Among the earliest people to visit Isle Royale were those from what is known as the Old Copper Culture (2). This occurred during the time period of between 6000 B.C. to 500 B.C. The Old Copper Indians were some of the first people to manufacture metal in North America. Copper was abundant at Isle Royale, and those of the Old Copper Culture were the first Indians to discover these deposits of copper and exploit them.2 The Old Copper Indians were succeeded by Native American groups from the Early Woodland period, who continued to mine for the copper at Isle Royale.2 The Woodland Indians that lived in this region near Lake Superior had a steady demand for copper from neighboring Woodland tribes. The mining and trading of copper continued into the late 1500s and early 1600s. The mining of copper on Lake Superior came to an end just prior to the coming of the Europeans to the region.
Copper Mining Process
Deposits of copper were located by exploring the surface (1). They would remove the copper from the rock by using large, long stones found along the beach, as hammers (1). Some copper mining sites were worked by the Indians over a period of several generations (2). Some pits reached twenty feet into the ground.2 The creation of these deeper pits required hundreds of the hammer stones, that would then be discarded near or within the pit (2). The Indians used birch bark buckets to carry rocks out of the pit (2). The deeper pits were known to contain very large pieces of copper that could weigh up to thousands of pounds.2 They would try to reduce the size of these massive pieces, leaving them behind if they were unsuccessful in doing so (2).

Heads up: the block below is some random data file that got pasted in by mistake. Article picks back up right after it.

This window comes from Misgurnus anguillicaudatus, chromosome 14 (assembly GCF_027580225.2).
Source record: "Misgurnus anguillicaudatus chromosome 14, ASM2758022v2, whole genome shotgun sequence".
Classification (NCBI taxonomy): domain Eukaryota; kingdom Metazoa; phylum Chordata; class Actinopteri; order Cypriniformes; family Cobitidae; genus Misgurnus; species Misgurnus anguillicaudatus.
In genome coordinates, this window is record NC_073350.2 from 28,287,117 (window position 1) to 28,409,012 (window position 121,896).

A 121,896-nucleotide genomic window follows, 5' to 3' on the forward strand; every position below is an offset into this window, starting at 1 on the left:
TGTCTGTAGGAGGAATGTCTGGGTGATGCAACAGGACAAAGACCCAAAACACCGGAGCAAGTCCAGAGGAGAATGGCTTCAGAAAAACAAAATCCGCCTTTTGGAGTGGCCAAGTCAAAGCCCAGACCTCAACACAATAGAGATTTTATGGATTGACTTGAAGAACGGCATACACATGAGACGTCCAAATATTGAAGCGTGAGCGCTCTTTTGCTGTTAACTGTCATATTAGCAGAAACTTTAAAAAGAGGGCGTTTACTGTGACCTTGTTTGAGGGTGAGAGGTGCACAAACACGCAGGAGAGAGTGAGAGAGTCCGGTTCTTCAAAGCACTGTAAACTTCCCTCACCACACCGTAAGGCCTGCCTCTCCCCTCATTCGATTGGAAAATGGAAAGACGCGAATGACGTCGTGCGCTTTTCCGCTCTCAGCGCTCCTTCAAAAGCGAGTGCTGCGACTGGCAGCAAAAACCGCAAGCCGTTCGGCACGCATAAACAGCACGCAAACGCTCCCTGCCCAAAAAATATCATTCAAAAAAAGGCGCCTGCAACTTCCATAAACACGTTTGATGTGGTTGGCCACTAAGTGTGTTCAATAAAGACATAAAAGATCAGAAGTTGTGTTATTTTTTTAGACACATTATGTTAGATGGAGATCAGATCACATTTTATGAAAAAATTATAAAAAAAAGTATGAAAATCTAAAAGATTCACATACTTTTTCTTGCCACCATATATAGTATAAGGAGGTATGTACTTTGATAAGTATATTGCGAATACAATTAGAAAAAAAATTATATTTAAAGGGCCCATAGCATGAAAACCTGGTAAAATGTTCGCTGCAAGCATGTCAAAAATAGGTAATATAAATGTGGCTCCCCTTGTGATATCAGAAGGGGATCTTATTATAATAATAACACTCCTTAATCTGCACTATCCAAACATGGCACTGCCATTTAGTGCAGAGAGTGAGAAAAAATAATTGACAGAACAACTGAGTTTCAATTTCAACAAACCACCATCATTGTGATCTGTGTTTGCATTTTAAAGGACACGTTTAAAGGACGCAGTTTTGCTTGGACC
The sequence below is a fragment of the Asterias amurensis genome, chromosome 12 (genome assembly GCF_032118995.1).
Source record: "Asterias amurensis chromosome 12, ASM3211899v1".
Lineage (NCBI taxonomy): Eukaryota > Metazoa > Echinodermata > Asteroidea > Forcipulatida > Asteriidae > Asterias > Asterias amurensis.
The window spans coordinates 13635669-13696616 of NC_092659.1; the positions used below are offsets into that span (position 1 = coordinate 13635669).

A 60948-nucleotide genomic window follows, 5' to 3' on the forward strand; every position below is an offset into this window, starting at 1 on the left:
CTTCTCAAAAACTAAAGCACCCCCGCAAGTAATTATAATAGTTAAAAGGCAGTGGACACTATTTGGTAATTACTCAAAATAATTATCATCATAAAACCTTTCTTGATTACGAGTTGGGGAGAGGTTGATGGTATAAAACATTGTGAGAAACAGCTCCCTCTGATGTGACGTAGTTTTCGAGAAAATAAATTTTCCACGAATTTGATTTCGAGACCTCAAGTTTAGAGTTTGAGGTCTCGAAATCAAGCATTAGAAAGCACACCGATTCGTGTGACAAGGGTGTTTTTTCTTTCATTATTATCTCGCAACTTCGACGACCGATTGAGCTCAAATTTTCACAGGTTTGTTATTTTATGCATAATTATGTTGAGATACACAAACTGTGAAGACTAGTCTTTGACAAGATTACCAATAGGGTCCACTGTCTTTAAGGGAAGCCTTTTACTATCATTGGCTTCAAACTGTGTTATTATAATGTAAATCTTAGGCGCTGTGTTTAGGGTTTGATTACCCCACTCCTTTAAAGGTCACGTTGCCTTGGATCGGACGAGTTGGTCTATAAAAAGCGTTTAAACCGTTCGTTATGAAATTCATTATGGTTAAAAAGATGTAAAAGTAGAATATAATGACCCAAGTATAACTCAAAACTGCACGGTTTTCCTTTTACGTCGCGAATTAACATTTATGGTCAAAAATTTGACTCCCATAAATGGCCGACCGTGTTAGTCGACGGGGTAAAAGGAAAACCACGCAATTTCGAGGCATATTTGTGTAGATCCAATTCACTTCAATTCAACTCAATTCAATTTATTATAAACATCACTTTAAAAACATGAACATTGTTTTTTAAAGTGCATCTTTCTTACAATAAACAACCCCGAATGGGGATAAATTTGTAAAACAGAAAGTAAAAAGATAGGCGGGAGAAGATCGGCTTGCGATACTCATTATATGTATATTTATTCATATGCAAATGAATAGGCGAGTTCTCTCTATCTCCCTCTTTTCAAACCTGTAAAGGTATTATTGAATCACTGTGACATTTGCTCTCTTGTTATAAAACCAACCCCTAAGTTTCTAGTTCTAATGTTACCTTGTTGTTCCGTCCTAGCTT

Copper Mining Pits on Isle Royale
Extensive mining took place on Isle Royale.2 Several shallow mining pits can be seen along Stoll Trail, where hikers pass directly over these pits.2 However, it is at McCargoe Cove, at Isle Royale, that archaeologists have discovered 1025 mine pits.2 Most of the mines discovered were shallow pits where copper was easily extracted.2 Among the discoveries at McCargoe Cove, the fissure mines were quite impressive.2 Fissure mines comprised of narrow shafts that lead along the veins of copper between partings in the rock.2 The natural partings in the rock were widened by the Indians and extended downward.2 An average fissure mine, at McCargoe Cove, was a few feet wide at the surface and about ten feet long and ten feet deep.2 It is estimated that the Indians would remove about two hundred cubic feet of rock from one of these fissure mines, using the beach stones and birch bark baskets.2 Lode mines were even larger than fissure mines.2 The average lode mine at, McCargoe Cove, was about twelve feet deep and required the removal of two thousand cubic feet of rock.2 This rock was discarded on the sides of the pit, which may have caused the concealment of even earlier lode mines.2